Menino says he's not out to block sox, says goal is protecting taxpayers on stadium
By Meg Vaillancourt, Globe Staff, 04/02/00
A day after he stunned the Boston Red Sox by publicly demanding more
private investment in the team's proposed new $600 million ballpark project,
Boston Mayor Thomas M. Menino said yesterday his goal is to protect the city's
taxpayers - not to delay legislative action on a new Fenway Park.
"I'm not trying to kill the project," Menino said in a bid to reassure
skeptics. "I'm still a big supporter of a new ballpark. I just want to be sure
we get a return on our investment. I haven't been convinced of that yet . . .,
but I remain open to having the Red Sox show me how that can be done."
But ballpark supporters fear that with only four months to go in this
legislative session, Menino's late push for more private investment could
prevent passage of a bill to help fund a new Fenway Park this year.
And those who support the mayor's demand for more private investment admit
that it would be difficult for the team to complete the lengthy negotiations
with Major League Baseball and potential new partners that are likely to be
required before lawmakers adjourn for the year in July.
Even as he held out hope for a new Fenway, Menino continued to raise the
bar for the team's plans. Yesterday, he ruled out a tentative plan to use
city bonds to finance a new muncipally owned ballpark. "I am not interested in
owning the ballpark," Menino said, dismissing the idea. "I have a city to
Repeating a theme he struck during a taped interview slated to be broadcast
today, the mayor added: "I think the Red Sox need to look to Major League
Baseball and maybe some new partners to get more private investment [in the
ballpark.] The city is not in the baseball business."
As the Globe reported yesterday, Menino has called for Major League
Baseball to invest up to $8 million in a new Fenway Park, and has urged the
team's owners to take on two major Fenway landowners as partners in the
Menino first offered the proposals on "The Boston Globe/WBZ News
Conference" program scheduled to air this morning.
Apparently caught off guard, the Red Sox have declined to comment on the
While some observers suggest the mayor is adopting a tough public
negotiating posture with the Red Sox, others say they believe he may be
concerned about public opposition to investing taxpayers' money in a new
In a bid to force Major League Baseball to assume some of the costs, Menino
wants the Red Sox to retain the $8 million it currently pays to smaller-market
teams in revenue sharing and use the money to help repay any city investment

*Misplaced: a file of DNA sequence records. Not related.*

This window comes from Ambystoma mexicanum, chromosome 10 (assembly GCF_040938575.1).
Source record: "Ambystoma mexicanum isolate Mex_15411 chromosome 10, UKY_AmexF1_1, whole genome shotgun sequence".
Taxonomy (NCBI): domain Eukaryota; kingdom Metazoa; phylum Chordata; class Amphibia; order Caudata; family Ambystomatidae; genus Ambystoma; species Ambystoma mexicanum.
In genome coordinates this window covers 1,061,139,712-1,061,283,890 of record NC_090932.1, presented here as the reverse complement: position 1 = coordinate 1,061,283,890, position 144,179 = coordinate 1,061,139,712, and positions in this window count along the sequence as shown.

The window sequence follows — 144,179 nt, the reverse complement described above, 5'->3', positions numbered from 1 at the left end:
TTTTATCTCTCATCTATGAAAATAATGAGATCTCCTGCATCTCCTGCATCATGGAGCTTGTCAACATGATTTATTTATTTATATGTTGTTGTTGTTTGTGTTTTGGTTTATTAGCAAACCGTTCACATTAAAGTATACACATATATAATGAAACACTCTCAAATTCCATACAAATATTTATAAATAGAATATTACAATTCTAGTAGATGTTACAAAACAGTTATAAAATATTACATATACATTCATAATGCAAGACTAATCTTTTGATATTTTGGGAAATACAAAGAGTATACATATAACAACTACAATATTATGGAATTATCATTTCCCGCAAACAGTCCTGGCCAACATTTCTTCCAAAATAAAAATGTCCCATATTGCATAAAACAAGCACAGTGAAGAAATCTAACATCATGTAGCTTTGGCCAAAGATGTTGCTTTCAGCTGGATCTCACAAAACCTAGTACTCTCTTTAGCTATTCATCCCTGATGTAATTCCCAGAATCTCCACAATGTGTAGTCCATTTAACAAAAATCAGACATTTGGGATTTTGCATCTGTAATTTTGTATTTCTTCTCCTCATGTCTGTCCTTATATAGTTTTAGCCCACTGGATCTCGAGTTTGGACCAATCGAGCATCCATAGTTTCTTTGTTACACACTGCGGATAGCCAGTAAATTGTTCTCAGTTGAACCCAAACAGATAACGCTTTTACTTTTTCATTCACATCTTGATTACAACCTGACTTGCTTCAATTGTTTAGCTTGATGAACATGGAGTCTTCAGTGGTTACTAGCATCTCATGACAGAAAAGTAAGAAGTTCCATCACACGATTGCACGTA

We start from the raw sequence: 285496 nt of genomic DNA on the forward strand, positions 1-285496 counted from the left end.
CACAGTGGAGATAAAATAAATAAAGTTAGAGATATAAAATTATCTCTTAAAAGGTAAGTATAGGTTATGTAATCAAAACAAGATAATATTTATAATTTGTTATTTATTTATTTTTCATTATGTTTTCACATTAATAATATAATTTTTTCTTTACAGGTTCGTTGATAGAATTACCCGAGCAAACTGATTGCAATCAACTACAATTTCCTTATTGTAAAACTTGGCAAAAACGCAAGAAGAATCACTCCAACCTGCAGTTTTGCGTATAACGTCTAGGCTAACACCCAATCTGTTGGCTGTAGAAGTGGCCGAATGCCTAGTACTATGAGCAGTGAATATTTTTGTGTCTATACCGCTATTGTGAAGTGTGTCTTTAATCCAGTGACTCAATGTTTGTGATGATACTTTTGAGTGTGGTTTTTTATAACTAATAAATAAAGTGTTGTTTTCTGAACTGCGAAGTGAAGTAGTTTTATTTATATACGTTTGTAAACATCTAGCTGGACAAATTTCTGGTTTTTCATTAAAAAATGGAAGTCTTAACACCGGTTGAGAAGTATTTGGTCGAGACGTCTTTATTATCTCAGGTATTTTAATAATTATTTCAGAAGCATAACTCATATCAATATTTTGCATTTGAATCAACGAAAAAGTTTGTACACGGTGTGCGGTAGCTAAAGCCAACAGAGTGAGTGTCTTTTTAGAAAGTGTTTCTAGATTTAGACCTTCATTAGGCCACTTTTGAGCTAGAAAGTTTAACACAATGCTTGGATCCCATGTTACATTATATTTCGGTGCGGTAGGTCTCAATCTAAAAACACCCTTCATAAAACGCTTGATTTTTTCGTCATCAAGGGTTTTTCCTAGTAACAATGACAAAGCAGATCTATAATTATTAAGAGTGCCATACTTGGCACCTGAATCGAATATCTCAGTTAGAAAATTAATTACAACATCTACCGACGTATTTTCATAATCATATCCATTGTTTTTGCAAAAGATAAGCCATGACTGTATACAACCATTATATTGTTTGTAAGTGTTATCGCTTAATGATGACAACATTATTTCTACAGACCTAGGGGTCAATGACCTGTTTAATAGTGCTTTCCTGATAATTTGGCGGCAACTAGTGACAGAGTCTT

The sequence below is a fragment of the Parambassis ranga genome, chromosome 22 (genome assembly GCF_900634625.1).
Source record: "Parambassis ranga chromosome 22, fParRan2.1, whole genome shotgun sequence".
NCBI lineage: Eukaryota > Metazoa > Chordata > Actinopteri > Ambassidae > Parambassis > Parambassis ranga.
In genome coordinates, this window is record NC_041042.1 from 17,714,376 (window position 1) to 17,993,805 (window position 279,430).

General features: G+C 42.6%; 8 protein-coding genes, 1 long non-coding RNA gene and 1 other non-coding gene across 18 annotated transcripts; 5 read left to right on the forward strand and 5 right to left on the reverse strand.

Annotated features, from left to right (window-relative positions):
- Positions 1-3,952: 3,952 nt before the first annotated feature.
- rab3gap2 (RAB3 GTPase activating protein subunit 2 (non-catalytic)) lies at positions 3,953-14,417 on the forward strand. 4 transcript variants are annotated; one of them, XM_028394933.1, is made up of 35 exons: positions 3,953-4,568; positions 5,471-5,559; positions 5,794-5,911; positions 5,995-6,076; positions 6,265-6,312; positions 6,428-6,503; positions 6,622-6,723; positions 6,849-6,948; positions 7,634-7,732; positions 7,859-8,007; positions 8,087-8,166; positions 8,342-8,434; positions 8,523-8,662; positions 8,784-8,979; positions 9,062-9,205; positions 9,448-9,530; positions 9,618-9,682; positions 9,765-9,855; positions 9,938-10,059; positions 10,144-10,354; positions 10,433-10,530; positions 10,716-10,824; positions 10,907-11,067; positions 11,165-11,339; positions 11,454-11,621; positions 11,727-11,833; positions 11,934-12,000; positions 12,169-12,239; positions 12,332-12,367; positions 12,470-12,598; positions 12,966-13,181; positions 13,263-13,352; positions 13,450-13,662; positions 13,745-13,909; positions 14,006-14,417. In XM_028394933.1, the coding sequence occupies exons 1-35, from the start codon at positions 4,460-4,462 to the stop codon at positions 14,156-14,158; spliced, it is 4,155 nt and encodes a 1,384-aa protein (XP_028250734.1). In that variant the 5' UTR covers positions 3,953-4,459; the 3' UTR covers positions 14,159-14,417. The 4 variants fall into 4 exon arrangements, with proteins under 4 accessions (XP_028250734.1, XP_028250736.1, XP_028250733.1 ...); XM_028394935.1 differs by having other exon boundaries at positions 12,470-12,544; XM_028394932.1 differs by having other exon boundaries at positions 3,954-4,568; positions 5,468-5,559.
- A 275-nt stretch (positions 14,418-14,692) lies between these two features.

in a new ballpark.
League officials, however, rejected the idea, noting that revenue sharing
is covered by the league's collective bargaining agreement.
To change it, the Red Sox would have to secure agreements from other team
owners and the players union - a formidable challenge that could take months,
if not years, with no assurances of success, ballpark boosters said.
Even if the Red Sox pushed, it's unclear whether the league would embrace
the idea, since it would set a precedent for other team owners anxious to
secure public investment in their proposed new ballpark projects. It would
also upset the league's attempt to guarantee a minimum standard of
competitiveness among the teams.
Menino has also ruled out creating a stadium authority to acquire the new
ballpark site and build the new Fenway Park. That idea, promoted by Robert
Walsh, Red Sox development adviser and the team's liaison with the city, was
an option the city has been seriously considering for months.
According to city officials, the purpose of the new stadium authority would
be to access the city's bonding power and ability to borrow at lower interest
"I do not see a stadium authority in my future," Menino said. "I do not
like that idea at all."
Menino's call for dramatic changes in the team's financing plan comes as a
surprise since he has been one of the strongest advocates of a new ballpark
and he directed the team to build its new ballpark in the Fenway area.
In recent weeks, state officials have encouraged the Sox by signaling their
willingness to consider public investment in infrastructure before lawmakers
adjourn for the year in July.
While Menino estimated the Red Sox will need $250 million in public funds,
the Red Sox have not said how much public investment the team needs in the
project. The team's plan includes a new $350 million ballpark, major
infrastructure improvements, two parking garages, and the acquisition of 14
acres of privately owned land adjacent to Fenway Park.
Menino insisted that a new ballpark bill could still pass this year. The
city, he said, remains willing to invest in acquiring land as long as a
return is guaranteed.
"I am not ruling out using city bonds as long as we have a demonstrated way
to get back the money," Menino said. "The new convention center is the model
"We invested money in the new convention center, but we are getting every
dollar we spent on land-takings back through new hotel taxes and the sale of
taxi medallions. That's the kind of thing we're looking for with a new
ballpark," he said.
The interview with Mayor Menino will be shown today on the "Boston
Globe/WBZ News Conference" at 11 a.m. on Channel 4.